“We want to create an environment that allows Googlers to innovate, to excel in their roles and to ultimately think big,” says Helen Tynan, director of people operations at Google Ireland. “It’s really important to note that our perks are designed to foster an environment that stimulates innovation, creativity and collaboration. When Googlers are not hard at work, we want to give them the room and time to recharge.”
At SAP, which employs more than 70,000 people worldwide and has 1,150 employees in Citywest Business Campus in Dublin, and 500 in Parkmore in Galway, the entire workspace is designed around giving employees room and time, to foster collaboration and innovation. Desks and chairs are on wheels, walls are whiteboards that can be scribbled on. It’s all about encouraging ideas.
“This gives people ultimate flexibility in the workspace and allows people to collaborate in ways they couldn’t before,” says SAP managing director Liam Ryan. “They don’t have to go to a team room to collaborate. You can plug yourself out, wheel yourself over beside a colleague for the day, or wheel yourself into a quiet space.”
Ryan says that this flexibility allows a lot of meetings to happen ad hoc in the office space (the AppHaus), which is based on a Design Thinking philosophy. “They don’t have to book a meeting room, they can sit around on couches,” says Ryan. “You stand up beside whiteboards and start brainstorming. That mind set of collaboration, that’s really what Design Thinking is trying to push. We have had it for three years and it’s been very successful. We have come out with a number of innovative products over that time.”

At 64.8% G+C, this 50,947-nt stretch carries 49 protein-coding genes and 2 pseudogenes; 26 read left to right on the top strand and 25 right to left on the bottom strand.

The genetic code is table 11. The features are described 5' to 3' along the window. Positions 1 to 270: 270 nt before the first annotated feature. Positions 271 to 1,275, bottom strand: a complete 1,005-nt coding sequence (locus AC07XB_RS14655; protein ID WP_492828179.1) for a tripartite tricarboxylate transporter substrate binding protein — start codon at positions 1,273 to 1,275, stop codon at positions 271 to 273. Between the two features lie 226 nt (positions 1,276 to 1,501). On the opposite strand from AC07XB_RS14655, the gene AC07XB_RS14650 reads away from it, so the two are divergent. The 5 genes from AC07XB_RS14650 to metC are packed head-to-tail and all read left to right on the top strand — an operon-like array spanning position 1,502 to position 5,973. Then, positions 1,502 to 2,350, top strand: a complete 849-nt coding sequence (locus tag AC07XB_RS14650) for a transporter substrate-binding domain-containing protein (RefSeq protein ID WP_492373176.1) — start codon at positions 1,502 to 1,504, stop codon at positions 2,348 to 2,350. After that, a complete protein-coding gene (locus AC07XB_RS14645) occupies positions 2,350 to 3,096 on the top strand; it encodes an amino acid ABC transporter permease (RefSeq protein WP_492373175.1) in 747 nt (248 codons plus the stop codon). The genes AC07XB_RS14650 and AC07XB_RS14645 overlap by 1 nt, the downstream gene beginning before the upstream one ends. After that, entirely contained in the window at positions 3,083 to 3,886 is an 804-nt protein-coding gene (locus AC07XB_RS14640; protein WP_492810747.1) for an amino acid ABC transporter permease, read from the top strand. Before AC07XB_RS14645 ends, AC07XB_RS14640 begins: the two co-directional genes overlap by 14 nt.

SAP’s software is in every area from aerospace and defence to manufacturing, financial and banking. Another innovation for employees is that they can take a Fellowship, which involves spending six months in a client organisation. They learn about systems and the customers and this is rewarded when it comes to promotion. Other benefits include a free canteen, flexible working hours, working from home and buying extra annual leave. Ryan says that because the employees have shown a lot of flexibility, all of these are a way for the company to show flexibility back.
Over at Microsoft, the work environment is also flexible, with a ‘work from anywhere’ formula. The company also inspires its employees through technology - each employee gets a new Windows Phone, a Microsoft Surface device and a Windows 8.1 device. Other perks include a restaurant, a gym with classes, a nail bar, dry cleaning and a wellbeing centre. Microsoft has just announced an investment of €134m in a new Dublin campus which will bring all 1,200 employees together under one roof. The new offices will no doubt have a range of on-site perks and services.